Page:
Parrish v. Ash, 30648.

CourtUnited States State Supreme Court of Washington
Citation32 Wn.2d 637,203 P.2d 330
Docket Number30648.
PartiesPARRISH v. ASH et ux.
Decision Date04 March 1949

203 P.2d 330

32 Wn.2d 637

ASH et ux.

No. 30648.

Supreme Court of Washington, En Banc.

March 4, 1949

Rehearing Denied April 18, 1949.

Action by Etta J. Parrish, individually and as administratrix of the estate of Thomas J. Parrish, deceased, against A. A. Ash and Hazel Ash, husband and wife, to recover for the death of deceased and for injuries sustained by the plaintiff as result of a collision between defendants' automobile, in which the plaintiff and deceased were riding, and a truck. From a judgment in favor of the plaintiff, the defendants appeal.

Judgment affirmed.

HILL, ROBINSON, SIMPSON, and GRADY, JJ., dissenting. [203 P.2d 331]

Appeal from Superior Court, Benton County; B. B. Horrigan, judge.

Skeel, McKelvy, Henke, Evenson & Uhlmann, of Seattle, for appellants.

Futter, Merrick & Merrick, of Pasco, for respondent.

STEINERT, Justice.

This action was brought by the plaintiff individually, and as administratrix of her deceased husband's estate, to recover damages for personal injuries to herself and for the death of her husband. The accident out of which the action arose occurred at a time when both the plaintiff and her husband were riding in the defendants' automobile, on an occasion when the automobile, driven by one of the defendants, collided with a truck operated by a third person not a party to this litigation.

The complaint alleged that, during the trip which culminated in the collision, plaintiff and her husband were riding as paying passengers in the defendants' private automobile, and that the collision, injuries, death, and loss were proximately caused by the negligence of the defendant automobile driver. The defendants denied these allegations, and, by way of affirmative defense, alleged that, at the accident, plaintiff and her husband were riding as invited guests or licensees in defendants' car, and that the accident was not the result of any negligence or of any intentional act on the part of the defendants. They further alleged, as an additional affirmative defense, that the accident was caused by the negligence of the truck driver. The allegations of both affirmative defenses were denied by the plaintiff in her reply.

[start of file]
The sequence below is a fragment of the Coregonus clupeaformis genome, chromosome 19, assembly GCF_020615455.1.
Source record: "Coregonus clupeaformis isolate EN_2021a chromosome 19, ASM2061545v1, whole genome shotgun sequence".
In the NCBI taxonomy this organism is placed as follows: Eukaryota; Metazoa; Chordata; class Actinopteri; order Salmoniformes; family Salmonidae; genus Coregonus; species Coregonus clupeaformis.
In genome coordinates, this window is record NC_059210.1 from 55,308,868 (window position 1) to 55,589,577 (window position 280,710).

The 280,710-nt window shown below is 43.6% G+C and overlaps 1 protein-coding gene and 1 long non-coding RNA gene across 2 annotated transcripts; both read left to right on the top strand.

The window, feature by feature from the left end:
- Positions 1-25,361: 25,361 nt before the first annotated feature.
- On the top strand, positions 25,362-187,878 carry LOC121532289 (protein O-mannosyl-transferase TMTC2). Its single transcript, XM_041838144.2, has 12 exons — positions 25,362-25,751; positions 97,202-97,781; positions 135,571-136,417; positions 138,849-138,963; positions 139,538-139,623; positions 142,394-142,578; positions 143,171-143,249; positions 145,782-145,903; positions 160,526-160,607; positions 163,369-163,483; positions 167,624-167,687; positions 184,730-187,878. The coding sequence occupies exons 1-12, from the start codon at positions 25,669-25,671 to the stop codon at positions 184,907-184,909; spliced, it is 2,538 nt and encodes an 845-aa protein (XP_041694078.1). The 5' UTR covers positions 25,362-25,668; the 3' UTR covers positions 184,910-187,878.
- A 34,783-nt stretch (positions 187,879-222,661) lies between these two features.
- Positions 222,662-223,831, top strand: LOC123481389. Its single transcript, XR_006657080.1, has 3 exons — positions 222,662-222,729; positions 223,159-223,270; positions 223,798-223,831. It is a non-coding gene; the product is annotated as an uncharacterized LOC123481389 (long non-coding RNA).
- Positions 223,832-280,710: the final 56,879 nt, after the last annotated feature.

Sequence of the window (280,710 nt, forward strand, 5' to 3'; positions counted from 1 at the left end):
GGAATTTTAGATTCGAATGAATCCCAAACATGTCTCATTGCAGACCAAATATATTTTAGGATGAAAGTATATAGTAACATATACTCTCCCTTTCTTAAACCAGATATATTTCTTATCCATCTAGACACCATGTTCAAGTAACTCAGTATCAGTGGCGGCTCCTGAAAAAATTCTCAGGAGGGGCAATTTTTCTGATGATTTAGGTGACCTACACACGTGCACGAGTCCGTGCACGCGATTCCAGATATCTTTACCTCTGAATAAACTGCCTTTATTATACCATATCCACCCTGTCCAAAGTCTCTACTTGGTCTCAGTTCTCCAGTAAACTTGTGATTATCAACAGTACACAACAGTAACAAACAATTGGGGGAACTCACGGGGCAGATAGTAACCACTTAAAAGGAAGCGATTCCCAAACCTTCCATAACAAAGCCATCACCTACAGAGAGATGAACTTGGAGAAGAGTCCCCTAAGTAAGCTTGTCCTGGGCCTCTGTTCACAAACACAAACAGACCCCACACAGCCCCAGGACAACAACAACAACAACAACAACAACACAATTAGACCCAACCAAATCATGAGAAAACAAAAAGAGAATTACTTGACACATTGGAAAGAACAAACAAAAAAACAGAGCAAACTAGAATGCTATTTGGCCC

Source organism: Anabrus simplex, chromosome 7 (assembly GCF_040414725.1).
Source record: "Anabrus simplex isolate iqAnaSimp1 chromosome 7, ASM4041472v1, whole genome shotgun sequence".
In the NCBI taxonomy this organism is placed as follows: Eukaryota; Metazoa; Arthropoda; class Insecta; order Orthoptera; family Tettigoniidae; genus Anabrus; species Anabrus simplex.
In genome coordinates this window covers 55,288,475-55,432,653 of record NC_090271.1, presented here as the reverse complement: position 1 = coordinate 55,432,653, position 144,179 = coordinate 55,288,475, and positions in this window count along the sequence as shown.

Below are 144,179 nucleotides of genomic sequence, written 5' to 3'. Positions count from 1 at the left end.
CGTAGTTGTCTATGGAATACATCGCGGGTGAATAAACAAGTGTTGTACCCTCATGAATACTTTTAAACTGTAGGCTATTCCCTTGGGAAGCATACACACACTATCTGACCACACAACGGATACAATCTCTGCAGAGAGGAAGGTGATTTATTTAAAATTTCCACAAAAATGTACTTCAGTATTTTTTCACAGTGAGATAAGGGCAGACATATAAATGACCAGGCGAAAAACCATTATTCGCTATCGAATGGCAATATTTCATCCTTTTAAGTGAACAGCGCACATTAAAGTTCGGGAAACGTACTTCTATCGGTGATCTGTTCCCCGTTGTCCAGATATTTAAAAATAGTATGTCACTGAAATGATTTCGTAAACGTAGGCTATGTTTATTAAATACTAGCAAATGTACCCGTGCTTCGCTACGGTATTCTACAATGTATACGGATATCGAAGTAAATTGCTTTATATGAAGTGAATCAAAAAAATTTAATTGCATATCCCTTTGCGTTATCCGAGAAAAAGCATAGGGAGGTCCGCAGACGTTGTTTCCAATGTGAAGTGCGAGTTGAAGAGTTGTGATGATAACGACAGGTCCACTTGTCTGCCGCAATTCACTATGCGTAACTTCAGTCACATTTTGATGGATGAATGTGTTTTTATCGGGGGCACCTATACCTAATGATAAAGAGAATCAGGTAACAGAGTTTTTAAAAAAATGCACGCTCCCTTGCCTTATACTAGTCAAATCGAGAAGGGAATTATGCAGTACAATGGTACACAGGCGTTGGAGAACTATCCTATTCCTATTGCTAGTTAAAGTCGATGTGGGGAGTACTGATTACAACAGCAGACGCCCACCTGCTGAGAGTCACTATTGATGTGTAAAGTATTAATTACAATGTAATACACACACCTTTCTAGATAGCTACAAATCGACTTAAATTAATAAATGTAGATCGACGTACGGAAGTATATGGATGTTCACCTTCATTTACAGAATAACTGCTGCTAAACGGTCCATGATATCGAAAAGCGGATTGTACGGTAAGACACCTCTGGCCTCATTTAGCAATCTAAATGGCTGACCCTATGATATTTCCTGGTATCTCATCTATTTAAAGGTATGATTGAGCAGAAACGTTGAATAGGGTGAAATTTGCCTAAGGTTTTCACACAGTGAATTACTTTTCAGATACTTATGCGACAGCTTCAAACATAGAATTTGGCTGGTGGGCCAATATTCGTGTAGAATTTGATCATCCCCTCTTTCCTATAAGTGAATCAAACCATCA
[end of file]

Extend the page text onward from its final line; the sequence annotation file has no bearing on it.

The action was tried Before a jury, which returned a verdict for the plaintiff on both causes of action, in the total sum of $8,703.53. The usual post-trial motions were thereafter interposed and were denied by the court, whereupon judgment was [203 P.2d 332] entered on the verdict. Defendants appealed.

[32 Wn.2d 639] No contention is made on this appeal that the appellant driver was not negligent, or that her negligence was not the proximate cause of the damages sustained by the respondent. The sole question here involved, and the one upon which the validity of the judgment herein depends, is whether the status of the respondent and her husband, while they were riding in appellants' car, was that of paying passengers or was merely that of invited guests or licenses, within the purview of Rem.Rev.Stat., Vol. 7A, § 6360-121, which provides: